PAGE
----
Direct inhibition of glycolysis has been extensively studied as an anticonvulsant target, due to the known relationship between glucose utilization and neuronal excitability and activity. While there are multiple methods to inhibit glycolysis (Figure 3), including pharmacologic hexokinase inhibition with lonidamine (Ghosh et al., 2016), hexokinase feedback inhibition with its end-product glucose 6-phosphate (Liu et al., 1999), glyceraldehyde-3-phosphate dehydrogenase (GAPDH) inhibition with iodoacetic acid or iodoacetamide (Schmidt and Dringen, 2009), and genetic manipulations to knock down enzymatic activity at different stages of glycolysis (Wu et al., 2018), the most commonly used method is 2-deoxyglucose. 2-deoxyglucose (2-DG) is a glucose analog that competitively inhibits glycolysis at the rate-limiting enzyme hexokinase. The end-product of 2-DG’s interaction with hexokinase (2-deoxy-glucose-6-phosphate), lacks the hydroxyl group required for the action of the next glycolytic enzyme, phosphoglucose isomerase, so glycolysis is halted. 2-DG is already in use clinically as a chemotherapeutic agent for cancer (Zhang et al., 2014), as neoplastic cells have increased glycolytic activity via the Warburg effect. 2-DG is well-tolerated in humans (Ockuly et al., 2012; Zhang et al., 2014) and is continuing to be investigated as a therapeutic adjuvant with other cancer treatments.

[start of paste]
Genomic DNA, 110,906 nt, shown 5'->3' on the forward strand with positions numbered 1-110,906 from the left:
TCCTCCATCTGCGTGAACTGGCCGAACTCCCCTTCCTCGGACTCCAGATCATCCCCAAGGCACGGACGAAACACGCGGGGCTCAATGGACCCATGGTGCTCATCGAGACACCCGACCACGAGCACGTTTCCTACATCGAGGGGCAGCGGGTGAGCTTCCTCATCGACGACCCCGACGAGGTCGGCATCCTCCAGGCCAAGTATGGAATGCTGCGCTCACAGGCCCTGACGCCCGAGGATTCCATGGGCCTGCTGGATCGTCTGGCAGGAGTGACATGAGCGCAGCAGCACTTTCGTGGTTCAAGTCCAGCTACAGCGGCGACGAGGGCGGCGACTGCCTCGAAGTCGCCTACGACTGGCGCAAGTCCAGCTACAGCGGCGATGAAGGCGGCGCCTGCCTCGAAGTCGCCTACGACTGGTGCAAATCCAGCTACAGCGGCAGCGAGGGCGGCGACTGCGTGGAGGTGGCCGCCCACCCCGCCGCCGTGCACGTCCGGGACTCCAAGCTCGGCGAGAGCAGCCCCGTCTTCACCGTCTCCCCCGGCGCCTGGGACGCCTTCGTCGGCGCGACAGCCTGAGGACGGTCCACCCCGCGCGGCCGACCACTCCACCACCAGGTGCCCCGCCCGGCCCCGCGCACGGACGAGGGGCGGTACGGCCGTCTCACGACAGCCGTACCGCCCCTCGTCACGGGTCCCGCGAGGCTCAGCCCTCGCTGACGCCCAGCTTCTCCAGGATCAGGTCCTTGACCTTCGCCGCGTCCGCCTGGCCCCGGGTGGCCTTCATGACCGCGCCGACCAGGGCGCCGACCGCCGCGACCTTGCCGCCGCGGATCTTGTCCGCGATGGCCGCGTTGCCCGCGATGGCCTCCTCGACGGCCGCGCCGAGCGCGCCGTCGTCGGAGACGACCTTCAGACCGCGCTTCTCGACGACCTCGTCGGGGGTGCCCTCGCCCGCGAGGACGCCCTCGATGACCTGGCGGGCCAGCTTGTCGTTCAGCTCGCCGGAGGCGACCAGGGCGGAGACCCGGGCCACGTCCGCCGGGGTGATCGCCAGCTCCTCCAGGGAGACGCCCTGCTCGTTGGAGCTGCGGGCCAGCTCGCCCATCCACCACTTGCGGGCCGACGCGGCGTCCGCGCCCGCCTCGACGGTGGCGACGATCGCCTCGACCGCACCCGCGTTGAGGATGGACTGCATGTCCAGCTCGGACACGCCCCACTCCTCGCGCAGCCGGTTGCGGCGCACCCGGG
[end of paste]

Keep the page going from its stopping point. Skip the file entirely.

FIGURE 3. Overview of glucose utilization. Simplified schematic of glucose utilization, focusing on the steps of the glycolytic pathway. Enzymes shown in purple and pharmacological inhibitors in red. 2-DG, 2-deoxyglucose.
2-DG has been shown to have anticonvulsant properties in many different slice and in vivo models of epilepsy (reviewed in Stafstrom et al., 2008). In key work by Stafstrom et al. (2009), the authors showed a decrease in interictal epileptiform bursts in hippocampal slices treated with 7.5 mM [K+], 4-aminopyridine (4-AP), or bicuculline (all in vitro models of hyperexcitability). They showed an increase in the after-discharge threshold in the perforant path kindling model with 2-DG (also shown by Garriga-Canut et al., 2006), suggesting antiepileptic action. As more evidence in vivo, 2-DG has been shown to decrease seizure severity and duration following pilocarpine (Lian et al., 2007) and to increase the seizure threshold in the 6-Hz corneal stimulation model (Gasior et al., 2010). More recently, bath-applied 2-DG has been shown to suppress spontaneous neuronal firing and zero-magnesium-induced epileptiform bursts in hippocampal slices, while intracellular application of 2-DG to a single neuron is not sufficient to reduce its spontaneous firing (Shao and Stafstrom, 2017). This study suggests a network effect of glycolytic inhibition beyond what is capable by controlling a single neuron’s activity. Taken together, these results strongly support the role of 2-DG as an anticonvulsant target.